“Twitter Jail”—Oregon style

In order to defeat spammers and to save their servers from being overloaded, Twitter sometimes temporarily suspends an account from further posting for a short period of time—usually under a couple hours. To get thrown in this “Twitter Jail,” as it’s known, you have to send over 100 tweets/hour or 1,000/day.

Recently the Oregon State legislature introduced—and, for now, killed—Senate Bill 1534, a bill that would have put most of us in actual jail for sending ONE tweet if the content involved soliciting “two or more persons to commit a specific crime at a specific time and location.” The crime you would be charged with under this law is “aggravated solicitation.”

Three key sections from the proposed law:

(2) A person commits the crime of aggravated solicitation if,
with the intent of causing two or more other persons to engage in
specific conduct constituting a crime, the person uses an
electronic communication to command or solicit other persons to
engage in that conduct at a specific time and at a specific

(3) In a prosecution under this section, the state need not
prove that the electronic communication was received by specific
persons or that the defendant intended for specific persons to
engage in the criminal activity.

(4) Aggravated solicitation is a:
(a) Class A felony if the offense solicited is a Class A felony
or is murder or treason.
(b) Class B felony if the offense solicited is a Class B
(c) Class C felony if the offense solicited is a misdemeanor or
a Class C felony.

Some lawyers may want to weigh in here, but my reading is that no crime has to actually be committed as a result of your “solicitation.” Send a tweet, text or Facebook post suggesting a misdemeanor sit-in and you’re guilty of aggravated solicitation, a Class C felony, even if no one took you up on your call. Class C felonies in Oregon are punishable by a fine of up to $125,000 and a prison term of up to 5 years.

Further, if committing a Class A or Class B felony were suggested in your communication, you could likewise be charged with a Class A or Class B felony, even if it never happened. Class A felonies in Oregon are punishable by up to 20 years in prison and $375,000 in fines. And the State doesn’t even need to prove that the person who actually committed the Class A/B/C felony or misdemeanor even received your tweet or read your blog post.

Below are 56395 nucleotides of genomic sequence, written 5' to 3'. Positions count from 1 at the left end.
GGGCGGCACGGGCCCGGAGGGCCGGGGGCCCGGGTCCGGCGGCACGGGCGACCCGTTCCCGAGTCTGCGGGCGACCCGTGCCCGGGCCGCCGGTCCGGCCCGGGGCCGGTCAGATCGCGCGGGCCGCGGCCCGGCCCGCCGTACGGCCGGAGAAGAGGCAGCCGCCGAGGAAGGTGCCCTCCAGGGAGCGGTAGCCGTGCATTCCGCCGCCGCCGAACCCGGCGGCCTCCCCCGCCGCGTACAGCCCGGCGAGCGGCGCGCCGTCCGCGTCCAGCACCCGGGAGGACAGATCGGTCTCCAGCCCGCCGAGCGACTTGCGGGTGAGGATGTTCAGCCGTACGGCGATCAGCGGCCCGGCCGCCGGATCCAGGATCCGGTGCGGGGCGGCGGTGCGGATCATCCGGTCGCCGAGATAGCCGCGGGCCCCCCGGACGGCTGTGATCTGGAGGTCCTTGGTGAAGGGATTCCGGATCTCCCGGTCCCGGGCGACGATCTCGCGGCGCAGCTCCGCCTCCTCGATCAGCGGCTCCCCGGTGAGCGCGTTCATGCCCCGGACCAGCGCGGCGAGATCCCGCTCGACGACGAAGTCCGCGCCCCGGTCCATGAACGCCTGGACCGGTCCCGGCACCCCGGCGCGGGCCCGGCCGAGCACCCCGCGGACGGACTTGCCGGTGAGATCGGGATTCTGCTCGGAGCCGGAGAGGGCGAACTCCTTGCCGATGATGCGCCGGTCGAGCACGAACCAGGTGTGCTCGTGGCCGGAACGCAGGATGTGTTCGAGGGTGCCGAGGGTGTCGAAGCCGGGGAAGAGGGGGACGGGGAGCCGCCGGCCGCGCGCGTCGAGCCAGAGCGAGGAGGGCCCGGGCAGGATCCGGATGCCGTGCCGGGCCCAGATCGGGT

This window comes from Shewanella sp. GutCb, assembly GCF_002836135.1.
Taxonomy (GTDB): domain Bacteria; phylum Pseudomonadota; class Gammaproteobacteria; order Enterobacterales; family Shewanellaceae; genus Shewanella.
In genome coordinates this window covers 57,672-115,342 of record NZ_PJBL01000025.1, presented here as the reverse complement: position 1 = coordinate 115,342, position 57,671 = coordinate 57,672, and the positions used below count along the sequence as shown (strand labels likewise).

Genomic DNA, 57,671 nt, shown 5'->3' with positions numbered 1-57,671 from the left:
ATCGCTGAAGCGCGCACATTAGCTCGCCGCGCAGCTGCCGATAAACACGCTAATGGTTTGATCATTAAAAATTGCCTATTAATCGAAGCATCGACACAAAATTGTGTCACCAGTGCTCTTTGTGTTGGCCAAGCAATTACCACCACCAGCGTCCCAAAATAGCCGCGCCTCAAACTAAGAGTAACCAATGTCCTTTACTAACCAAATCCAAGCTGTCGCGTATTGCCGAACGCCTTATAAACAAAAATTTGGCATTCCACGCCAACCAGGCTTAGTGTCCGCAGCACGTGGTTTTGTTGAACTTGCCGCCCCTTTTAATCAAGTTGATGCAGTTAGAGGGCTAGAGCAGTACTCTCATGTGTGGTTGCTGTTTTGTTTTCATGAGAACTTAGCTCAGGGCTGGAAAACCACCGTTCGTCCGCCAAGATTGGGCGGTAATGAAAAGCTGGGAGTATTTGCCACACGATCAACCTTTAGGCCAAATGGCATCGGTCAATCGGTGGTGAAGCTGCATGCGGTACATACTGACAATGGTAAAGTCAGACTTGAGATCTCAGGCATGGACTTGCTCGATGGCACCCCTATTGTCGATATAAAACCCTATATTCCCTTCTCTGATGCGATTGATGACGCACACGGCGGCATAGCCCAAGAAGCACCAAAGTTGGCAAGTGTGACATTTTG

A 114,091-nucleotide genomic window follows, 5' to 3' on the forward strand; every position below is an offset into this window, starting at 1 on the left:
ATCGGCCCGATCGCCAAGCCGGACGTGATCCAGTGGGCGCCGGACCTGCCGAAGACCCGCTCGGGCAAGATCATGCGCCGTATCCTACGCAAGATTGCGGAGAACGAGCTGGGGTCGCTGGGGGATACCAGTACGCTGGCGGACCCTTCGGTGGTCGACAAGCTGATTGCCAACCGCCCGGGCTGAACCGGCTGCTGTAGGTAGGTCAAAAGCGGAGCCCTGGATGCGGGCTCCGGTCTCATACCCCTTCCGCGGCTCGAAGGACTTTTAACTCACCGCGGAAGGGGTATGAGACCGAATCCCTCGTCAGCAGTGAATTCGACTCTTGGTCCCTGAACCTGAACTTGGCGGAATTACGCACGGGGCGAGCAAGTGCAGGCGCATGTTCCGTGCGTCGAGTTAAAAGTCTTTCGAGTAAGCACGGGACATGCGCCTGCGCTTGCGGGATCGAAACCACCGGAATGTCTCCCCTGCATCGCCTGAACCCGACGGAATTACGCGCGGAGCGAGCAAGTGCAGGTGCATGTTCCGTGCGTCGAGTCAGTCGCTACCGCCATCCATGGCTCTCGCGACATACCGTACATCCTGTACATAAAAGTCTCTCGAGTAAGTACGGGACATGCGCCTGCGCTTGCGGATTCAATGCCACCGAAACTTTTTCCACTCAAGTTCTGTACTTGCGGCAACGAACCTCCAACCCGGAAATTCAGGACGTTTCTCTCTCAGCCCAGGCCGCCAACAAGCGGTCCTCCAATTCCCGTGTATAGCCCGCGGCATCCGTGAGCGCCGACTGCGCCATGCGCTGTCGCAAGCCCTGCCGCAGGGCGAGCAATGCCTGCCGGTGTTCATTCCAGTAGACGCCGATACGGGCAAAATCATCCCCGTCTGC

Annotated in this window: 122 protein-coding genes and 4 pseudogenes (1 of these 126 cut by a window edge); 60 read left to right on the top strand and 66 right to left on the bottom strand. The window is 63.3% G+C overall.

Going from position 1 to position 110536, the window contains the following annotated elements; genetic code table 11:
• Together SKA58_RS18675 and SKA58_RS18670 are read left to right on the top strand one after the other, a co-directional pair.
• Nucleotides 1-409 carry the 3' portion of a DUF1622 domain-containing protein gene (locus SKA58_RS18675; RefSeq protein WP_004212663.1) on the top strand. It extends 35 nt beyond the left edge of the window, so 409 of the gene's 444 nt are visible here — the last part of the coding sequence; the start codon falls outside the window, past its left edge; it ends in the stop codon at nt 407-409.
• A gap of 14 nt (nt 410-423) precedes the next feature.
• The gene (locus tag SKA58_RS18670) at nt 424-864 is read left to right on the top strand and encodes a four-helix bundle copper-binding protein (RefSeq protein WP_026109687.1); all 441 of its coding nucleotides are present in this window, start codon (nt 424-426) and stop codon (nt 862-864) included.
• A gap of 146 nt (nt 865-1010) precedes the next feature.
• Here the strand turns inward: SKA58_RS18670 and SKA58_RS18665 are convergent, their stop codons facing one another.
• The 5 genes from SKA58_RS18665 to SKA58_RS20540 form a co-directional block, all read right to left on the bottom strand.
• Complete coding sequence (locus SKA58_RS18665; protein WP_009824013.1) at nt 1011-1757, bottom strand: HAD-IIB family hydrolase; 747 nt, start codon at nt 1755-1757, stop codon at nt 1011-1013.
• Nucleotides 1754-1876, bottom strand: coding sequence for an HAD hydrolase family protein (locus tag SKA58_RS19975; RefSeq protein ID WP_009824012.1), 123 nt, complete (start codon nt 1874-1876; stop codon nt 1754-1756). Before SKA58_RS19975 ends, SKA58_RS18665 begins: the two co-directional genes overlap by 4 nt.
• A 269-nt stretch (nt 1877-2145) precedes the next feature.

As an example of what could happen, if you send out a tweet or Facebook update or blog post encouraging people to assemble at a certain park at a certain time for a sit-in and in the process some violent wingnut throws a bottle and hurts someone or lights something on fire, you could be charged with a Class A or B felony.

The Twitter Prison law would go far beyond existing conspiracy laws in Oregon, where the people doing the conspiring have to agree “to engage in or cause the performance of such conduct.” In the proposed new statute, no one has to agree and no proof is required that anyone even saw your post. In neither case does any crime have to actually be committed, but under the Twitter Prison law, solicitation to commit a minor misdemeanor is punishable as a felony, whereas under conspiracy, the severity of the charge is equal to the severity of the crime conspired about. (I.e. conspiracy to commit a misdemeanor is in itself only a misdemeanor.)

It’s tempting to dismiss these fears as exaggerated, to say that prosecutors would never actually use the law in such an extreme fashion for something as simple as nonviolent Occupy actions or environmental protests, now mainstays of the Oregon political scene. Further, how would they even decide whom to charge when hundreds or thousands of people retweeted a call-to-action tweet or text?

Anyone who has been around activism for long enough knows someone who has been ensnared in an obscure law, applied in an extreme manner. As one example, after a recent police raid on Occupy Oakland’s vigil in front of City Hall, two people allegedly tried to effect their own unarrest and were charged with “lynching,” a felony. Anti-lynching laws were originally designed to prevent racist mobs from hijacking prisoners from the custody of law enforcement officers and enacting their own vigilante justice. Lynching is now a legal synonym for consensually “unarresting” someone. (By the way, if you try to get away—i.e. unarrest yourself—you can be charged with “lynching” yourself in California.)

While it would be impractical to arrest, try and jail everyone who retweets a call-to-action, it would be an easy way to shut down organizers and influential online activists and chill the activity of others. Even if, in the long run, the law were deemed unconstitutional (likely), it could still cause major sabotage of organizing efforts in the meantime.

What strikes me as the most creepy part of this proposed law is that it was introduced in Oregon! Not Egypt or Syria or even some troglodyte Southern state, but friendly, progressive Oregon. We’ve got to be intensely vigilant, throwing the full weight of online and on-the-ground activism at any future attempts to stifle free speech and our ability to organize freely.

Below is the list of shameful Oregon Senators who signed on to the Twitter Prison bill:

These people should hear from Oregon citizens, so I hereby encourage all of you to go to their offices next Monday at 9am and commit a misdemeanor nonviolent sit-in in protest. Please repost this. Before it becomes a felony to do so.

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